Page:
I agree that because we follow the commands set forth in the New Testament with regards of coming together to “Break Bread” every 1st day of the week that there are times that I could take for granted or lose a little of the significance of partaking of the Lord’s Super or worshiping our God.
    The ‘Gospel Advocate’ in March did a series of articles on the how, what, when and where do we worship, the articles boiled down to Christians worship the way that we as we are commanded too, part of the conclusion of what is worship was:”When we leave the assembly we should never ask, ‘How did the song leader or the preacher do today?’ What we should ask is , ‘God, how did I do today? Did I honor you? Did I let you know that I love You above all people and all things? Did I please You today?” additionally, the articles went on to say that: “God is seeking true worshipers. Let us not be diverted from his Truth. If we are not worshiping according to God’s way, we need to change. If what we are doing in worship is what we have always done, then we need to be careful. Worship, no matter how long it has been practiced, that does not match God’s truth is vain worship. (Matthew 15:9). If our reasoning for continuing to worship our own way is that we do not see anything wrong with it, then God raises as warning flag. Worship without knowledge is ignorant worship (Acts 17:22-23). If we persist in our own form of worship because we like it, the we need to beware. Worship that makes sense to us, but does not come from God is worshiping in vain and not accepted by God (Colossians 2:20-23).”
    Pagan holidays are not accepted by God no matter how long that they have been practiced. Being raised in the Lord’s Church, I was raised not to celebrate pagan holidays as God would not accept it. That is why I do not put any emphasis on Easter or X-mas, as I need to worship in Spirit and Truth.

  2. ozziepete

    Thanks for dropping by Rob. Glad you found the post thought provoking.

    The question of the Easter/Passover date is an interesting one. The problem is that the Jews calculate Passover based on a lunar calendar while the western world uses a solar calendar.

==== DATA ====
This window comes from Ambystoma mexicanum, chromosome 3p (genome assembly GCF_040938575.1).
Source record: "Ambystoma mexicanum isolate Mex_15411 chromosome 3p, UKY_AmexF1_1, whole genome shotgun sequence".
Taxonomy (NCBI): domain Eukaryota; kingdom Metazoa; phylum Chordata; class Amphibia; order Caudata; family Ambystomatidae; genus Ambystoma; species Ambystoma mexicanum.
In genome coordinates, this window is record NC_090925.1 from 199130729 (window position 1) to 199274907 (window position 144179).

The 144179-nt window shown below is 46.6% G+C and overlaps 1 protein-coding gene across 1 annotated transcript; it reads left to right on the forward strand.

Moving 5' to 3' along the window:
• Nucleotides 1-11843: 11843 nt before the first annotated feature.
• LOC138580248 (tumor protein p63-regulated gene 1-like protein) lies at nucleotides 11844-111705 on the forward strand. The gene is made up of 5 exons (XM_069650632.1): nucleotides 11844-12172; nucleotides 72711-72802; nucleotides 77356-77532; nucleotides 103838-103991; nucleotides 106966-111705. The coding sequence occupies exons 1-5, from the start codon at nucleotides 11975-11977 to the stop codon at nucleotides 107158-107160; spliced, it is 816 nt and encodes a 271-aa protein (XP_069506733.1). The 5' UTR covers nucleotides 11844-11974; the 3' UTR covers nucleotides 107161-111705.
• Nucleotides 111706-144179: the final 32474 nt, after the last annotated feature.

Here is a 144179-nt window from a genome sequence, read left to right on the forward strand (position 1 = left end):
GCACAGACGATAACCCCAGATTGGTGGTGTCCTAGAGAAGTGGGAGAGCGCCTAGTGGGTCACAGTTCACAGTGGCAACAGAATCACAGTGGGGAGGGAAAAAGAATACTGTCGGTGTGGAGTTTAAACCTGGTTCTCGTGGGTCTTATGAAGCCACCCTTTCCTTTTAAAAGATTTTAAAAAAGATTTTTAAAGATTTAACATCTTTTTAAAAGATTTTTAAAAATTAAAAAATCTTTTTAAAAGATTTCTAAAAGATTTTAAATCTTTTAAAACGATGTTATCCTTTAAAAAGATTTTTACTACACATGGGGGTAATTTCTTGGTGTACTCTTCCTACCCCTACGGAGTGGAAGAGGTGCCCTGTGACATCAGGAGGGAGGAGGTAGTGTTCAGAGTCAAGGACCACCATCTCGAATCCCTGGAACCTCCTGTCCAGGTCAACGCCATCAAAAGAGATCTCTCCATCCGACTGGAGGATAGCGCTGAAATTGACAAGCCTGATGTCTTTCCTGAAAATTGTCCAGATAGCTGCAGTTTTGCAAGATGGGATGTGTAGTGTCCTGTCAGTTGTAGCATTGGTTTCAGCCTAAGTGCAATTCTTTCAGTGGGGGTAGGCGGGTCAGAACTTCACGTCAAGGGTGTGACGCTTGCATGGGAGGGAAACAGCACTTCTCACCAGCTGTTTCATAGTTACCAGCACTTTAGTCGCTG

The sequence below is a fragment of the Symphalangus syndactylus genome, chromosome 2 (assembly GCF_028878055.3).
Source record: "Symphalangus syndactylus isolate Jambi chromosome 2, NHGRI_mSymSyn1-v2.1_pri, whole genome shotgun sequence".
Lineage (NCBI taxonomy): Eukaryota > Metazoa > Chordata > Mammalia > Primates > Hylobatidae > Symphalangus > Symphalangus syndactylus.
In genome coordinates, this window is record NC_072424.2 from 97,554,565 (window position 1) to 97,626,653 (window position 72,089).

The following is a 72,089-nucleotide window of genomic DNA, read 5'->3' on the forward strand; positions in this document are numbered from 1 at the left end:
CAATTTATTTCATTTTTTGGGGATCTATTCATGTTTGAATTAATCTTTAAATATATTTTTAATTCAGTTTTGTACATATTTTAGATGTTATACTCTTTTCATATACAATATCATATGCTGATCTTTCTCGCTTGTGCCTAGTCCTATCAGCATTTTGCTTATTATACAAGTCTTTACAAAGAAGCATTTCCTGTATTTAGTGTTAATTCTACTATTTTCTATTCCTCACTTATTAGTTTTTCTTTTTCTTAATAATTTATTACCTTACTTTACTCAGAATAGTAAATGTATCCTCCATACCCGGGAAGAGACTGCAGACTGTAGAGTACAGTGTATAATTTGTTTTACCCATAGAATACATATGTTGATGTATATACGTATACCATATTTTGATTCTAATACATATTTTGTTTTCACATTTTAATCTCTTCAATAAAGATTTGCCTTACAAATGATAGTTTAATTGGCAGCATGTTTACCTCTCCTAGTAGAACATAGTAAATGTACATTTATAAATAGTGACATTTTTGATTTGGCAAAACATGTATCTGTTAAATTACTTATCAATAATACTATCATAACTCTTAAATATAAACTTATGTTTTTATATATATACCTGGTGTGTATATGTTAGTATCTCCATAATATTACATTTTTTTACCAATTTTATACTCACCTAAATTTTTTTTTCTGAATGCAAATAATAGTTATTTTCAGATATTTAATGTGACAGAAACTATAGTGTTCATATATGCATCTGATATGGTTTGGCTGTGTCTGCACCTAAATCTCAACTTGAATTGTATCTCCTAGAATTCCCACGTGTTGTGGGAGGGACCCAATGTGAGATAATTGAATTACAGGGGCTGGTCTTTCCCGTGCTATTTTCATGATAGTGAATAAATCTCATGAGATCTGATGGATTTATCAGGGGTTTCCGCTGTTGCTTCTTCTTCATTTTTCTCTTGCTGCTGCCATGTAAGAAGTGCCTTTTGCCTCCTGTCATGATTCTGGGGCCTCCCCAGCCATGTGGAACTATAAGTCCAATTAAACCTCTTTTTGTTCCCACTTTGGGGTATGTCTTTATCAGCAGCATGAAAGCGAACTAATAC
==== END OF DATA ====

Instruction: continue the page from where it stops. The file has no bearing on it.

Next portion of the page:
I did a little reading on this site (http://ancienthistory.about.com/cs/godsreligion/a/aa040200.htm) and was surprised to discover that the date of Easter was established at the same Council of Nicea that expressed the doctrine of the deity/humanity of Christ in a way that the western church has accepted ever since. It’s surprising to me to see those two issues on the same agenda, as the nature of Christ seems a far more important teaching than agreeing on a date for Passover.

    Although, as my sermon indicated, I personally find Easter/Passover a significant time of year in replaying the final week of Jesus’ life, we have to understand that the transition from a lunar calendar, to the Julian solar calendar, to the Gregorian solar calendar we use today have made fixing the exact date for Passover/Easter an approximation at best. However, unlike Christmas, which is a complete guess since the Bible gives no idea as to the date of Jesus birth, we do have a very good idea of when Jesus death and resurrection took place. We can narrow the date of the Passover down to within a few weeks each year (even with the calendar adjustments) and we know the exact days of the week/Passover festival that certain events took place.

    At the end of the day though, I’m glad God gave us a weekly celebration of Jesus death and resurrection in the Lord’s Supper.